Monday, November 17, 2008

Google: Finding Flus Fast?

Google Flu Trends is a new system set up by Google through its philanthropy site that tracks American's search queries related to the flu. Apparently, Americans turn to Google before turning to their PCP when trying to decide what their symptoms mean. Now, Google has started to look at this data in the aggregate with Google Flu Trends:

There is a new common symptom of the flu, in addition to the usual aches, coughs, fevers and sore throats. Turns out a lot of ailing Americans enter phrases like “flu symptoms” into Google and other search engines before they call their doctors.

That simple act, multiplied across millions of keyboards in homes around the country, has given rise to a new early warning system for fast-spreading flu outbreaks, called Google Flu Trends.

Tests of the new Web tool from, the company’s philanthropic unit, suggest that it may be able to detect regional outbreaks of the flu a week to 10 days before they are reported by the Centers for Disease Control and Prevention.

In early February, for example, the C.D.C. reported that the flu cases had recently spiked in the mid-Atlantic states. But Google says its search data show a spike in queries about flu symptoms two weeks before that report was released. Its new service at analyzes those searches as they come in, creating graphs and maps of the country that, ideally, will show where the flu is spreading.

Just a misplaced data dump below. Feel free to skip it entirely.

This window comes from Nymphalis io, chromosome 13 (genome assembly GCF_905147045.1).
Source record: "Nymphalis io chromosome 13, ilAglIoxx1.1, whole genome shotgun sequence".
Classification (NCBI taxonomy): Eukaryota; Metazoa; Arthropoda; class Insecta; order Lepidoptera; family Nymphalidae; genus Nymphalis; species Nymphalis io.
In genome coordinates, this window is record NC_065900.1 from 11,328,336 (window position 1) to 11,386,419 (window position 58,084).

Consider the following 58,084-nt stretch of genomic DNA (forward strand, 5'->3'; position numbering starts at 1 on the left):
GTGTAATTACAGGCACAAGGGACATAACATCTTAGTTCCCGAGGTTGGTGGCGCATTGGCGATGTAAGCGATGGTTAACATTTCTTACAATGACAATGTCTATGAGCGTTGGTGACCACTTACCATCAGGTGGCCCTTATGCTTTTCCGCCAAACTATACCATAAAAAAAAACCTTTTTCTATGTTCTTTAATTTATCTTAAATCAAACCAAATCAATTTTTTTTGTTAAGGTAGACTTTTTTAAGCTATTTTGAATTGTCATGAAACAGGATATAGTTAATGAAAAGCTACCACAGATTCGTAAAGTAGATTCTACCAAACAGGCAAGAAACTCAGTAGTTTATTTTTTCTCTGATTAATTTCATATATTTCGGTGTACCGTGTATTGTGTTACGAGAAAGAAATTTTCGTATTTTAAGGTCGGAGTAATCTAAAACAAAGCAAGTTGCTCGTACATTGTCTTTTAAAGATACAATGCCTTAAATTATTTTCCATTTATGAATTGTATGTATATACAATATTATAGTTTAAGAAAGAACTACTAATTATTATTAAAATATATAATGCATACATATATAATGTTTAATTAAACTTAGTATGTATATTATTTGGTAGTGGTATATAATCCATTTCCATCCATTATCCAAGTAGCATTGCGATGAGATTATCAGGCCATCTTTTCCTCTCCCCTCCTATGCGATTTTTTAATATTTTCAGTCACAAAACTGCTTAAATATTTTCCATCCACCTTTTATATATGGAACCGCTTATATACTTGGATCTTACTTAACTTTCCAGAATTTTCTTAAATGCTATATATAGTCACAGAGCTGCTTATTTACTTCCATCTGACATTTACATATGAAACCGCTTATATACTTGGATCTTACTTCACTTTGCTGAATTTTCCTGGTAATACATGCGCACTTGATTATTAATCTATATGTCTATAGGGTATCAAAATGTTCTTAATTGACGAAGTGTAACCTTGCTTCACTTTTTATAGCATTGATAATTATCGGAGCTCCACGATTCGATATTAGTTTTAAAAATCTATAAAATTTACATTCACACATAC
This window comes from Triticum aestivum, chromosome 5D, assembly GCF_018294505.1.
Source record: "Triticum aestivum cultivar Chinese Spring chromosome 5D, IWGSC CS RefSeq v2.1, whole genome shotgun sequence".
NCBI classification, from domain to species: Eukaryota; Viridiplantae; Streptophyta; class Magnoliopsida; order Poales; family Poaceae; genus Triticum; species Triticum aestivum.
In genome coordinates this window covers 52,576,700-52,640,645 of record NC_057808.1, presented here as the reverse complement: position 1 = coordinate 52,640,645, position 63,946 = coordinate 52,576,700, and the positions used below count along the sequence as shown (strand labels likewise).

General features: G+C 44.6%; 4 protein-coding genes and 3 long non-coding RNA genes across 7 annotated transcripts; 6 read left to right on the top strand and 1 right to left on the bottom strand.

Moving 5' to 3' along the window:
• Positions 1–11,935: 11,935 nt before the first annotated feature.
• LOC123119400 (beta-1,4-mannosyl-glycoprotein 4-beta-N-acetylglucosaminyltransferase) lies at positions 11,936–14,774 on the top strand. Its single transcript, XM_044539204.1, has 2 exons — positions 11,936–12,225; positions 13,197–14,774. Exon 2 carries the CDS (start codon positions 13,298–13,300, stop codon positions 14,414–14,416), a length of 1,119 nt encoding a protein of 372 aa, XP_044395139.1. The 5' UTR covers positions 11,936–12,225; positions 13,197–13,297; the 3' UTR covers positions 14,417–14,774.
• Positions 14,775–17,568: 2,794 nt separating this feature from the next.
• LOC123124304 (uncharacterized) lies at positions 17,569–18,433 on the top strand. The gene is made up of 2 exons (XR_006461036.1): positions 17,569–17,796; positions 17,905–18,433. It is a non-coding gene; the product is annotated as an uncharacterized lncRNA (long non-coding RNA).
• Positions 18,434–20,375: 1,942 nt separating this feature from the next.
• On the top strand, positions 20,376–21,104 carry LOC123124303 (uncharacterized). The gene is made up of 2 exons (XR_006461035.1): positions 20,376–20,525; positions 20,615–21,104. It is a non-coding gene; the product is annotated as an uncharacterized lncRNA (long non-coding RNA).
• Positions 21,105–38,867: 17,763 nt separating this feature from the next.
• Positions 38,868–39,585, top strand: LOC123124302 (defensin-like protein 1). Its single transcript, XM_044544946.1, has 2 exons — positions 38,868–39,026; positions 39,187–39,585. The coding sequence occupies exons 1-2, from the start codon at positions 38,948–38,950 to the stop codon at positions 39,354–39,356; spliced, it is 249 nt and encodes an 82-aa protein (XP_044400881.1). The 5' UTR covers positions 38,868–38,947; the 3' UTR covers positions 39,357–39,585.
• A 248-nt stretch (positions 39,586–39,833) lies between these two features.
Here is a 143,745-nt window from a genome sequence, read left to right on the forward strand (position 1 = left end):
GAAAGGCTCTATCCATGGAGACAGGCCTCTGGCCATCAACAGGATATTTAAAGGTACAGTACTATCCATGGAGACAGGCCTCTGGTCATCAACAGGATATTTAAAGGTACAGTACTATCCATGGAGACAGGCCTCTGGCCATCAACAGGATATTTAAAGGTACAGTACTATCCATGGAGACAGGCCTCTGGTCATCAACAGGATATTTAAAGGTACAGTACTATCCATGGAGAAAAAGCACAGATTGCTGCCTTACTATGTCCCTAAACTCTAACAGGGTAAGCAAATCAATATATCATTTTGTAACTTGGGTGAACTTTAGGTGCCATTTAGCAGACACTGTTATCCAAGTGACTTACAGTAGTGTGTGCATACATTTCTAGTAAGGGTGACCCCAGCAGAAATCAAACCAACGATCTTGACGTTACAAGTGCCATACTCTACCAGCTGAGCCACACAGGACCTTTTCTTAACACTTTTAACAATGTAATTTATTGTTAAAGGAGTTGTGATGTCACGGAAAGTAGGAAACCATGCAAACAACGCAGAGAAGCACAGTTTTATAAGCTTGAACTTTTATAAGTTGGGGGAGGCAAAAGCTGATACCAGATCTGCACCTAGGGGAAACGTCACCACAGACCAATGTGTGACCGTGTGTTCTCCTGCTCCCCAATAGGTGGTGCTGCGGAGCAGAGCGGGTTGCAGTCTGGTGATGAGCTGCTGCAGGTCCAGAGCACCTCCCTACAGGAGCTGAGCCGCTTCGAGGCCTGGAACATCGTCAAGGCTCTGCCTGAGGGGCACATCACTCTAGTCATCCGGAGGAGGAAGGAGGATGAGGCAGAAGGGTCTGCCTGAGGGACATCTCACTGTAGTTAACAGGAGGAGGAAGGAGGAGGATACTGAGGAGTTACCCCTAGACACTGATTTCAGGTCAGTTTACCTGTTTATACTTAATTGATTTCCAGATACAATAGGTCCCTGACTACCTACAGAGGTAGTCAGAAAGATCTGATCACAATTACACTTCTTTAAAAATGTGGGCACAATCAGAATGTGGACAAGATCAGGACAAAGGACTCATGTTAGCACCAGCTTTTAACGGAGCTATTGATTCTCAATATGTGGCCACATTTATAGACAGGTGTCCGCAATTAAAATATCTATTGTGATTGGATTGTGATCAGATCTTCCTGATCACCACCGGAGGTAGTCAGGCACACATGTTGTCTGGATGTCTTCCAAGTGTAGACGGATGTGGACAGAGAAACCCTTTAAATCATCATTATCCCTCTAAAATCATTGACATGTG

The C.D.C. reports are slower because they rely on data collected and compiled from thousands of health care providers, labs and other sources. Some public health experts say the Google data could help accelerate the response of doctors, hospitals and public health officials to a nasty flu season, reducing the spread of the disease and, potentially, saving lives.

Seems like a smart idea. I wonder if Google will apply this to other diseases as well. Going beyond infectious diseases, what if Google were to track search queries related to other potential 'trends' like teen pregnancy? Should raise some interesting questions about how to utilize this technology for public health issues while respecting the privacy of Google users.

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